April 25th, 2014

The Importance of Context to Mobility

Written by
 

Mobile ContextMy grandfather has a bumper sticker on his pickup truck that says “He who dies with the most toys, wins.” Since my world revolves more around API Management than collecting die-cast models of John Deere tractors, I have my own version of the saying – “He who has the most context wins.” Context has always been an important part of managing data or applications, but the proliferation of enterprise B2E (business-to-employee) and B2C (business-to-consumer) mobile apps has significantly increased the need for context-based policy.

The Layer 7 family of API Gateways has always been good at context. Not only does a Gateway have access to the full request and response content, it can also access header content (from a wide variety of protocols) and transaction metadata (latency, source information etc.) Then it adds in user credentials and attributes retrieved from the request and backend identity management systems. These inform decisions around access control but also around traffic routing, prioritization, rate limiting, quota fulfillment etc.

However, mobility introduces a few new entities to the equation, all of which have to be taken into account for ideal contextual decision-making. The first is familiar: users; but mobile users might have additional attributes that come into play. Phone number and email become more important, since they provide other connection points accessible to the user on the same device (smartphone, tablet etc.) The inclusion of social login – available in the 2.1 release of our Mobile Access Gateway – provides social graph information that might also have relevance when deciding how a user request should be processed.

The second entity providing contextual attributes is the app itself. An app ID or API key can tie an application back to the developer who created it. Signer information, permissions and other internal details can give context around existing app security. The Mobile Access Gateway can collect some of this information using our Mobile SDK and more data can be gathered via integration with CA (or third-party) MAM and MDM products.

The third important entity is the device itself. Not only can APIs be tailored to return data structures specific to a screen size or even a specific device type but behavior can also be tracked to a single device ID to analyze the risk involved. There might be more risk delivering sensitive data to a family iPad than there would be on a personal smartphone – or to a phone in an airport rather than a laptop in the office. This level of risk (and the associated response) increases dramatically when interacting with an unlocked device rather than one locked down by corporate security policies.

In my new role across the CA Securecenter product line, I’ve focused quite a bit on the integration of Layer 7 with other CA products. The result has been a flood of new contextual information with which to make richer decisions. Gathering risk profiles from CA RiskMinder or data categorization from CA DataMinder provides an even stronger understanding of who is trying to access what, from where. And the decision made from this context doesn’t necessarily have to result in a thumbs-up or thumbs-down; with CA AuthMinder, suspicious requests can simply require an additional level of authentication.

Every industry has its own variables, vulnerabilities and potential optimizations. Our goal is to give customers the right context with which to make the best decisions for their specific use cases. Our rich interface management capabilities and strong integrations with other proprietary and standards-based mobile technologies give us the best palette of access control and policy options in the API Management industry. In a world where context is king, we’re continually fighting for that crown.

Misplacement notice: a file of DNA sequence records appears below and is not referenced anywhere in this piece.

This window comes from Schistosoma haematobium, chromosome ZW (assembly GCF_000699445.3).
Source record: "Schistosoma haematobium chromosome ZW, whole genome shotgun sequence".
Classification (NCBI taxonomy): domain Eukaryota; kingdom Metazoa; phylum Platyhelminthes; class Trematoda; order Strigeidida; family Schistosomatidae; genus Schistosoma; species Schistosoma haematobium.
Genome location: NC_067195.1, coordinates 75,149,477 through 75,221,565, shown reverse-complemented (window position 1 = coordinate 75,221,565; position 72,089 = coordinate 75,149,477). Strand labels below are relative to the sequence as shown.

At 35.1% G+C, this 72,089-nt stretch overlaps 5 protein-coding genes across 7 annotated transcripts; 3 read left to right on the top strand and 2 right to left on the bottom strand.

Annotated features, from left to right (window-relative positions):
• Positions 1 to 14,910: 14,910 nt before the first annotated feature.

April 24th, 2014

SDKs Work Until They Don’t

SDKs and APIsOver the last couple of months, I’ve had many great opportunities to road test my findings on SDKs vs. APIs, with a wide variety of audiences – at our API Academy Summits in New York and London, on tour with the Nordic APIs team in Stockholm and Copenhagen and at my most recent API Workshop in Istanbul. Given the apparent relevance of the topic and the lively discussions I’ve had around it, I’d like to take this opportunity to summarize some of the insights and recommendations that have come up.

If you’ve been following our blog, you will remember that I started this topic with the observation that leveraging an API increasingly seems to involve using an SDK rather than the API itself. I followed up with a post talking about my decidedly mixed experiences of trying to use SDKs. My own experiences inspired the headline of this post: SDKs work until they don’t.

So, what are the main motivations to invest in an SDK, from an API-provider perspective?

  • Simplifying API design by extracting business logic into the client
  • Maximizing scalability by exploiting client-side processing
  • Empowering developers to leverage the API more quickly
  • Presenting an optimized client from a target-platform perspective (e.g. for mobile connectivity or constrained hardware)
  • Providing a strongly-typed presentation of the API in a variety of programming languages

Let’s contrast all this with the main drawbacks of SDKs:

  • Picking which platforms, languages and frameworks to support – some of your target developers are going to end up disappointed
  • Relying on third-party frameworks – any developer who has to integrate with two or more APIs leveraging the same framework at different version levels is bound to experience some headaches, for example
  • Adding carry-on weight of unused functionality to the application
  • Incurring long-term support costs for the SDK

But to me, the biggest risk of a SDK-first approach lies in making API design an afterthought. We have come to this point in the API evolution because pragmatic REST introduces just enough constraints to force us to think about how we can abstract the underlying business asset into a resource-based model restricted to CRUD-style interactions. An SDK-first approach might tempt us to go back to a RPC-style API design mirroring the backend implementation, resulting in all the inherent integration complexities we had with Web services.